Why Bother with Risk Management when Idiosyncratic Risk Doesn't Matter?

22 Pages Posted: 11 Dec 2019

See all articles by Eric Bennett Rasmusen

Eric Bennett Rasmusen

Indiana University - Kelley School of Business - Department of Business Economics & Public Policy

Date Written: November 23, 2019

Abstract

Firms seem to care a lot about "risk management": the practice of hedging risks whether they are correlated with market risk or not. The standard reasons why widely held corporations might be averse to idiosyncratic risk are based on the principal-agent problem, bankruptcy costs, external finance, and tax convexity. This paper offers a different reason: idiosyncratic risk makes business decisions more difficult. Risk can increase the value of investment projects because of option value. We must distinguish, however, between risk over the expected value of profits ("value risk") and risk over the volatility of cash flows ("cash-flow noise"). Value risk is good because an unprofitable policy can be abandoned. Cash-flow noise is bad because it makes learning when to abandon more difficult. This distinction is unrelated to Knightian risk or ambiguity aversion, and it matters even if the firm's agents are risk neutral.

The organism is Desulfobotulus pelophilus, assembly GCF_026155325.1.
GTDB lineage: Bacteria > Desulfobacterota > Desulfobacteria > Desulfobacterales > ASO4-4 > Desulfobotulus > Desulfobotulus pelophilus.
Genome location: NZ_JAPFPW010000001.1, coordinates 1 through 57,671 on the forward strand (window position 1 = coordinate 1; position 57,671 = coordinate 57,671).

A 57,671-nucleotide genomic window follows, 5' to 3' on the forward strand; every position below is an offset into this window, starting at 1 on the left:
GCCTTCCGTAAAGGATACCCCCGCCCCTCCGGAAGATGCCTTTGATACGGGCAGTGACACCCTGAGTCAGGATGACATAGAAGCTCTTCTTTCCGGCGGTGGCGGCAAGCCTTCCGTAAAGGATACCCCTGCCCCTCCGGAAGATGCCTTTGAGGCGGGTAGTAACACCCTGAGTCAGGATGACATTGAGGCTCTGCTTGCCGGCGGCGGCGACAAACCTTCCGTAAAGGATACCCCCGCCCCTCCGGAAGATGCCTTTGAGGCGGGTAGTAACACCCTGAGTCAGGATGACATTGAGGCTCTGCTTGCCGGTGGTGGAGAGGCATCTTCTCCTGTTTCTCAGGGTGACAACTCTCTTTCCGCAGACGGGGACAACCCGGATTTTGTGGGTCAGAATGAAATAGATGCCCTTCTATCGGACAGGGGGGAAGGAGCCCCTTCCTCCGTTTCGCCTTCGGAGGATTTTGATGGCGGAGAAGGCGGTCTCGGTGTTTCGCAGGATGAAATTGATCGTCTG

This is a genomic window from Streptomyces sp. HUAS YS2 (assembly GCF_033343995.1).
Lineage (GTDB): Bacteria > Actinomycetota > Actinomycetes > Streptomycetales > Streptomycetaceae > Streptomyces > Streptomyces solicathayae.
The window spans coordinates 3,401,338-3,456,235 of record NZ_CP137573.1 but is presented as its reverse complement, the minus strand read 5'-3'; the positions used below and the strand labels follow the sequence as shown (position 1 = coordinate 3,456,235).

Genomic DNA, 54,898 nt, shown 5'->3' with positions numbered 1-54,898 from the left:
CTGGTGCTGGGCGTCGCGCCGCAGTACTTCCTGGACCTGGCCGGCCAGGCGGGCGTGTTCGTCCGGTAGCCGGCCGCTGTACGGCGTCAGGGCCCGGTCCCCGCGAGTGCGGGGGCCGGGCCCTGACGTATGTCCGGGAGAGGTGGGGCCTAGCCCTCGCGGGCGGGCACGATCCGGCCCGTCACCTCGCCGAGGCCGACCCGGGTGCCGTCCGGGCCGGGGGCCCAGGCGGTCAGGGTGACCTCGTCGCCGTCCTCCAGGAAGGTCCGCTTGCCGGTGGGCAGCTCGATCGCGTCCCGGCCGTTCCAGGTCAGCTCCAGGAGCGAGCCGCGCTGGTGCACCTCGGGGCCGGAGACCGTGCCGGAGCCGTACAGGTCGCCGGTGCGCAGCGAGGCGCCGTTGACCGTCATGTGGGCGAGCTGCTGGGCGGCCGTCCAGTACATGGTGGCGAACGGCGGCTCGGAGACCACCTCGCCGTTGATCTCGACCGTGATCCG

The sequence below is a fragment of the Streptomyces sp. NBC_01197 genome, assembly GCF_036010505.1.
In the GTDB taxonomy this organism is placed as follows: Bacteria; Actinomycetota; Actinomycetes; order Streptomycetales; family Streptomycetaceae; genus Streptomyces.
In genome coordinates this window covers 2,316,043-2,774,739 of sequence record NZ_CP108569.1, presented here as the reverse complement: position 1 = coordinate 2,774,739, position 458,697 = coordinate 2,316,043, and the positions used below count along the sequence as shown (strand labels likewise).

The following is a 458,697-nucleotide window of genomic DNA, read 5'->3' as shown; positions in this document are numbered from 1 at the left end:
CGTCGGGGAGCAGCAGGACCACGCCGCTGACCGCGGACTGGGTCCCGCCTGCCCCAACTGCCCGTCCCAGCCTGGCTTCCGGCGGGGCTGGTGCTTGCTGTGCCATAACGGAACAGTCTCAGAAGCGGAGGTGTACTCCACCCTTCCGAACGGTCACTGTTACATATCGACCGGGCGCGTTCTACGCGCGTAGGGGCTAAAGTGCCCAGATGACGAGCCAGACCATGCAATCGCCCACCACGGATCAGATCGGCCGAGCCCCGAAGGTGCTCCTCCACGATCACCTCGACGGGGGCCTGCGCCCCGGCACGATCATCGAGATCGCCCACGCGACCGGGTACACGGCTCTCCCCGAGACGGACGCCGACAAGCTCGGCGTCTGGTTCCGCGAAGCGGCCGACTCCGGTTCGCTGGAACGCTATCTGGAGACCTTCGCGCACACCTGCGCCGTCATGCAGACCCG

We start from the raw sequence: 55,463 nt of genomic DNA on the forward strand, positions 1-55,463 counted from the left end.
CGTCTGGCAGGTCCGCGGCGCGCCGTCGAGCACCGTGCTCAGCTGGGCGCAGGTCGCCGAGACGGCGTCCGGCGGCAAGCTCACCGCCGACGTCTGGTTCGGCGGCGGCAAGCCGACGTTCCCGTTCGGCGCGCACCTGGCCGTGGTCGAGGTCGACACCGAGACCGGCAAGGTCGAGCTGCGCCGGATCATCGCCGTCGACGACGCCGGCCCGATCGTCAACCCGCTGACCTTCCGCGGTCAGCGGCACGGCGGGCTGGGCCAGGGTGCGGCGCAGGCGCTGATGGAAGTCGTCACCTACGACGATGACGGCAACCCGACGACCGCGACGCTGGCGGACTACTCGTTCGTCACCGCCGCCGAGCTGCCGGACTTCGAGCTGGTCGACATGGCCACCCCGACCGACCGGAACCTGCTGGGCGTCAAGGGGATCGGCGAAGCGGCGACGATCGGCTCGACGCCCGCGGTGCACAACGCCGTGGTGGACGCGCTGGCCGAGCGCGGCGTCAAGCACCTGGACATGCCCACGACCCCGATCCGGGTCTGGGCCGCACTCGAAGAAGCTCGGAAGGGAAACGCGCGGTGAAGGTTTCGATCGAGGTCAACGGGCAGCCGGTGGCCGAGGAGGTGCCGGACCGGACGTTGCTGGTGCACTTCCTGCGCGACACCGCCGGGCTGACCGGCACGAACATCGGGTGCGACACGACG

Keywords: idiosyncratic risk, risk aversion, business risk, real options, learning, capital budgeting, risk management, value risk, cash-flow noise

JEL Classification: D21, D25, D81, G32, L21

Suggested Citation

Rasmusen, Eric Bennett, Why Bother with Risk Management when Idiosyncratic Risk Doesn't Matter? (November 23, 2019). Available at SSRN: https://ssrn.com/abstract=3492460 or http://dx.doi.org/10.2139/ssrn.3492460

Eric Bennett Rasmusen (Contact Author)

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